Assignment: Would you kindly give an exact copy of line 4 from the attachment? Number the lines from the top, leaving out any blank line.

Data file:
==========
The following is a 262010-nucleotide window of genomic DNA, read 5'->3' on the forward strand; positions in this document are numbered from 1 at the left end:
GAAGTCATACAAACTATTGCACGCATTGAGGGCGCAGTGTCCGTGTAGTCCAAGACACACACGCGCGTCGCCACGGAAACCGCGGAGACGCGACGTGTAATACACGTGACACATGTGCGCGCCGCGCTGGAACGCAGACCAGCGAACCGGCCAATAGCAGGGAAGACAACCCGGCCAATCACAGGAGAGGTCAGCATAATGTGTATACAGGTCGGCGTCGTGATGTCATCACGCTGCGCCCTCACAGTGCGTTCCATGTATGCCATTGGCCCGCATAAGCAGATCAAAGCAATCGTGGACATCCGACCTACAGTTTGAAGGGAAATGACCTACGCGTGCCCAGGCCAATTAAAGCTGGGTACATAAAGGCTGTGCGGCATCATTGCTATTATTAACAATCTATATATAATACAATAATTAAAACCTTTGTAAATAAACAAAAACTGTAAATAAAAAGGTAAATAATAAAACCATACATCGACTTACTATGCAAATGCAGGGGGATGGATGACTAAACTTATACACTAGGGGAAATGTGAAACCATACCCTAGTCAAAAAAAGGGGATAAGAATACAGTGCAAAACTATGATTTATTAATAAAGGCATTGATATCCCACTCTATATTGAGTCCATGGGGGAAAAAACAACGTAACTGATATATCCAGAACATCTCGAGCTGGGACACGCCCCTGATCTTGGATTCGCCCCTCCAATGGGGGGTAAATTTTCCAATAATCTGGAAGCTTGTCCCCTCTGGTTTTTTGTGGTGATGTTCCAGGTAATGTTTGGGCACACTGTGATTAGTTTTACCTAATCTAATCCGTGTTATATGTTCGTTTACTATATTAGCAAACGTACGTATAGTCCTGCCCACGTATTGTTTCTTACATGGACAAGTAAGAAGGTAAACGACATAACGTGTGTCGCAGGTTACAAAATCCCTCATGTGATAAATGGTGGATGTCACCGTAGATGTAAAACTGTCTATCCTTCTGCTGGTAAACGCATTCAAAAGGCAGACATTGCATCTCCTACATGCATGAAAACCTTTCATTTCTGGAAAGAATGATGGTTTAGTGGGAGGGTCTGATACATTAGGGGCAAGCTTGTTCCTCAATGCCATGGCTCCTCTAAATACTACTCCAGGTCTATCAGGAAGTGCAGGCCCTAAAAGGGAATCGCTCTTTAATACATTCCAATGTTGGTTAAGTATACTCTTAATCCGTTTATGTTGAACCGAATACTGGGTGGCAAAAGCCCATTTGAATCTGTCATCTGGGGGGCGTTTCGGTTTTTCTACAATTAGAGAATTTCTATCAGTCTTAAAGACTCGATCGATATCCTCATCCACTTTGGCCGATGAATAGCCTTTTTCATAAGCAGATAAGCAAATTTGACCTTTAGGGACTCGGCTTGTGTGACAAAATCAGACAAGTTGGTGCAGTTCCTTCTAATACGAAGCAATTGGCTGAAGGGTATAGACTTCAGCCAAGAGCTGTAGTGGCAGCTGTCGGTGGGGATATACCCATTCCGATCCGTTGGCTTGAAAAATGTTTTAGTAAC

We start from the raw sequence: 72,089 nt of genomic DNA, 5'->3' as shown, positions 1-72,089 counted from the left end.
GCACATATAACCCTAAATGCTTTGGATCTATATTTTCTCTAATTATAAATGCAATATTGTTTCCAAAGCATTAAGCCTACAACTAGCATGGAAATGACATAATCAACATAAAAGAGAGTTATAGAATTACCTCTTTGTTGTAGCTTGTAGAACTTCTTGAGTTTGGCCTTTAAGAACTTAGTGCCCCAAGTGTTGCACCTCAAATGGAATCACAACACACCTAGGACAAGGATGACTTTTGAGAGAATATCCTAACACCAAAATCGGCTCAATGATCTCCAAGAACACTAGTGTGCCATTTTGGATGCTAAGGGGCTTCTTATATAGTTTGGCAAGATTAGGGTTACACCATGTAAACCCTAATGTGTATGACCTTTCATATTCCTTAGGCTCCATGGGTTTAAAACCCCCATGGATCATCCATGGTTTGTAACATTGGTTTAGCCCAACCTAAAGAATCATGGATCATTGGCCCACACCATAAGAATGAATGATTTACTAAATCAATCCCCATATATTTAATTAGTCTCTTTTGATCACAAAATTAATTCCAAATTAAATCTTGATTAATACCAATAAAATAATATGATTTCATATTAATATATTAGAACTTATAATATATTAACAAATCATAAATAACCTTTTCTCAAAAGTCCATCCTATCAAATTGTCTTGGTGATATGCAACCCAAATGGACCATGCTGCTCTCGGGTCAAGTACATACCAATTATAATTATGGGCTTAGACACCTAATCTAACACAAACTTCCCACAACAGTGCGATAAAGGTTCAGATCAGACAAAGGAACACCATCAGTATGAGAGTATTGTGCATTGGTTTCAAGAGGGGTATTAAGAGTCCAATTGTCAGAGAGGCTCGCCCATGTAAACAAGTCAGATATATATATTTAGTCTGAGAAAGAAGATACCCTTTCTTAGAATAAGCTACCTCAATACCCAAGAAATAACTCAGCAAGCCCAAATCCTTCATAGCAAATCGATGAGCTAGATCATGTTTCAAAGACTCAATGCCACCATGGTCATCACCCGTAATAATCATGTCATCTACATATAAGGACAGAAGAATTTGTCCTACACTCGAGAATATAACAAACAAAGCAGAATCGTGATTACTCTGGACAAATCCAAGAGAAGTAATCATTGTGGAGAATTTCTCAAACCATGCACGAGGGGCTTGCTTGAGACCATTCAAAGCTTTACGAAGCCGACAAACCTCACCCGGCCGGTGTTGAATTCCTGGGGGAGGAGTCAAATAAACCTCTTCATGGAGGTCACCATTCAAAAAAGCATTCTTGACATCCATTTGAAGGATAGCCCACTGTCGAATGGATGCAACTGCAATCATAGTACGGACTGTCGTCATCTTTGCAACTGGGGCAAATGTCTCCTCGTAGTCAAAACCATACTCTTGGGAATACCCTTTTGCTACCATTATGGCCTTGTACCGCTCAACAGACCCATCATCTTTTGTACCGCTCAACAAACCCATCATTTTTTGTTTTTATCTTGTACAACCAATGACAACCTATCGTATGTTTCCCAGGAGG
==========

GCACATATAACCCTAAATGCTTTGGATCTATATTTTCTCTAATTATAAATGCAATATTGTTTCCAAAGCATTAAGCCTACAACTAGCATGGAAATGACATAATCAACATAAAAGAGAGTTATAGAATTACCTCTTTGTTGTAGCTTGTAGAACTTCTTGAGTTTGGCCTTTAAGAACTTAGTGCCCCAAGTGTTGCACCTCAAATGGAATCACAACACACCTAGGACAAGGATGACTTTTGAGAGAATATCCTAACACCAAAATCGGCTCAATGATCTCCAAGAACACTAGTGTGCCATTTTGGATGCTAAGGGGCTTCTTATATAGTTTGGCAAGATTAGGGTTACACCATGTAAACCCTAATGTGTATGACCTTTCATATTCCTTAGGCTCCATGGGTTTAAAACCCCCATGGATCATCCATGGTTTGTAACATTGGTTTAGCCCAACCTAAAGAATCATGGATCATTGGCCCACACCATAAGAATGAATGATTTACTAAATCAATCCCCATATATTTAATTAGTCTCTTTTGATCACAAAATTAATTCCAAATTAAATCTTGATTAATACCAATAAAATAATATGATTTCATATTAATATATTAGAACTTATAATATATTAACAAATCATAAATAACCTTTTCTCAAAAGTCCATCCTATCAAATTGTCTTGGTGATATGCAACCCAAATGGACCATGCTGCTCTCGGGTCAAGTACATACCAATTATAATTATGGGCTTAGACACCTAATCTAACACAAACTTCCCACAACAGTGCGATAAAGGTTCAGATCAGACAAAGGAACACCATCAGTATGAGAGTATTGTGCATTGGTTTCAAGAGGGGTATTAAGAGTCCAATTGTCAGAGAGGCTCGCCCATGTAAACAAGTCAGATATATATATTTAGTCTGAGAAAGAAGATACCCTTTCTTAGAATAAGCTACCTCAATACCCAAGAAATAACTCAGCAAGCCCAAATCCTTCATAGCAAATCGATGAGCTAGATCATGTTTCAAAGACTCAATGCCACCATGGTCATCACCCGTAATAATCATGTCATCTACATATAAGGACAGAAGAATTTGTCCTACACTCGAGAATATAACAAACAAAGCAGAATCGTGATTACTCTGGACAAATCCAAGAGAAGTAATCATTGTGGAGAATTTCTCAAACCATGCACGAGGGGCTTGCTTGAGACCATTCAAAGCTTTACGAAGCCGACAAACCTCACCCGGCCGGTGTTGAATTCCTGGGGGAGGAGTCAAATAAACCTCTTCATGGAGGTCACCATTCAAAAAAGCATTCTTGACATCCATTTGAAGGATAGCCCACTGTCGAATGGATGCAACTGCAATCATAGTACGGACTGTCGTCATCTTTGCAACTGGGGCAAATGTCTCCTCGTAGTCAAAACCATACTCTTGGGAATACCCTTTTGCTACCATTATGGCCTTGTACCGCTCAACAGACCCATCATCTTTTGTACCGCTCAACAAACCCATCATTTTTTGTTTTTATCTTGTACAACCAATGACAACCTATCGTATGTTTCCCAGGAGG